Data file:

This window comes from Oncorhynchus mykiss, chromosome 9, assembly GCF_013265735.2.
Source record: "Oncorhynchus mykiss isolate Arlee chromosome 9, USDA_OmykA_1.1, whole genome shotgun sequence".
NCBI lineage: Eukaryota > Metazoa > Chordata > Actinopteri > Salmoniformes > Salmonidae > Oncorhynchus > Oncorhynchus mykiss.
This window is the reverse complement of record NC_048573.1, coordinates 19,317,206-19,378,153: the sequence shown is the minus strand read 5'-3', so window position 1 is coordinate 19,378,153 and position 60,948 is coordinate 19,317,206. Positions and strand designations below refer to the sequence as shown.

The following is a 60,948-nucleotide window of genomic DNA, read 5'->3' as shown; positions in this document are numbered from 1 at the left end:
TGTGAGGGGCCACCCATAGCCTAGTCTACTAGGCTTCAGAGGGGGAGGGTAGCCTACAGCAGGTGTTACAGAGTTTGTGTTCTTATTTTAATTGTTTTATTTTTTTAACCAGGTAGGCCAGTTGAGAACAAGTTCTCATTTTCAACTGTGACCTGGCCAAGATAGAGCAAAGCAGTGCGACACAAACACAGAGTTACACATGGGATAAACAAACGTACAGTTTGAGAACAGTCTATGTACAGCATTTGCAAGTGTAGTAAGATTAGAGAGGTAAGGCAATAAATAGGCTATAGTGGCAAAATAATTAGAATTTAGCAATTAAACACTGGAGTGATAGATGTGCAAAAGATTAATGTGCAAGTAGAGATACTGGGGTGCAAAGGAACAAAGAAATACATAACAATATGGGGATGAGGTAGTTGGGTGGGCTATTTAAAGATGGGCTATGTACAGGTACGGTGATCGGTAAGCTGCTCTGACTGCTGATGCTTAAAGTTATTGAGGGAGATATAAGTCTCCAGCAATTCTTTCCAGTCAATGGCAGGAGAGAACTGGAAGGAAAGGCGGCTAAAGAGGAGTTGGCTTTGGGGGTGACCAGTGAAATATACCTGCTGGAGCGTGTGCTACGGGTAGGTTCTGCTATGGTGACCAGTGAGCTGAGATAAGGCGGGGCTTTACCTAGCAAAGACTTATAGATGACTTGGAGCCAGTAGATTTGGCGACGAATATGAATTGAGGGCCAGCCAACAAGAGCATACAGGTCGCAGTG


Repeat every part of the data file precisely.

This window comes from Oncorhynchus mykiss, chromosome 9, assembly GCF_013265735.2.
Source record: "Oncorhynchus mykiss isolate Arlee chromosome 9, USDA_OmykA_1.1, whole genome shotgun sequence".
NCBI lineage: Eukaryota > Metazoa > Chordata > Actinopteri > Salmoniformes > Salmonidae > Oncorhynchus > Oncorhynchus mykiss.
This window is the reverse complement of record NC_048573.1, coordinates 19,317,206-19,378,153: the sequence shown is the minus strand read 5'-3', so window position 1 is coordinate 19,378,153 and position 60,948 is coordinate 19,317,206. Positions and strand designations below refer to the sequence as shown.

The following is a 60,948-nucleotide window of genomic DNA, read 5'->3' as shown; positions in this document are numbered from 1 at the left end:
TGTGAGGGGCCACCCATAGCCTAGTCTACTAGGCTTCAGAGGGGGAGGGTAGCCTACAGCAGGTGTTACAGAGTTTGTGTTCTTATTTTAATTGTTTTATTTTTTTAACCAGGTAGGCCAGTTGAGAACAAGTTCTCATTTTCAACTGTGACCTGGCCAAGATAGAGCAAAGCAGTGCGACACAAACACAGAGTTACACATGGGATAAACAAACGTACAGTTTGAGAACAGTCTATGTACAGCATTTGCAAGTGTAGTAAGATTAGAGAGGTAAGGCAATAAATAGGCTATAGTGGCAAAATAATTAGAATTTAGCAATTAAACACTGGAGTGATAGATGTGCAAAAGATTAATGTGCAAGTAGAGATACTGGGGTGCAAAGGAACAAAGAAATACATAACAATATGGGGATGAGGTAGTTGGGTGGGCTATTTAAAGATGGGCTATGTACAGGTACGGTGATCGGTAAGCTGCTCTGACTGCTGATGCTTAAAGTTATTGAGGGAGATATAAGTCTCCAGCAATTCTTTCCAGTCAATGGCAGGAGAGAACTGGAAGGAAAGGCGGCTAAAGAGGAGTTGGCTTTGGGGGTGACCAGTGAAATATACCTGCTGGAGCGTGTGCTACGGGTAGGTTCTGCTATGGTGACCAGTGAGCTGAGATAAGGCGGGGCTTTACCTAGCAAAGACTTATAGATGACTTGGAGCCAGTAGATTTGGCGACGAATATGAATTGAGGGCCAGCCAACAAGAGCATACAGGTCGCAGTG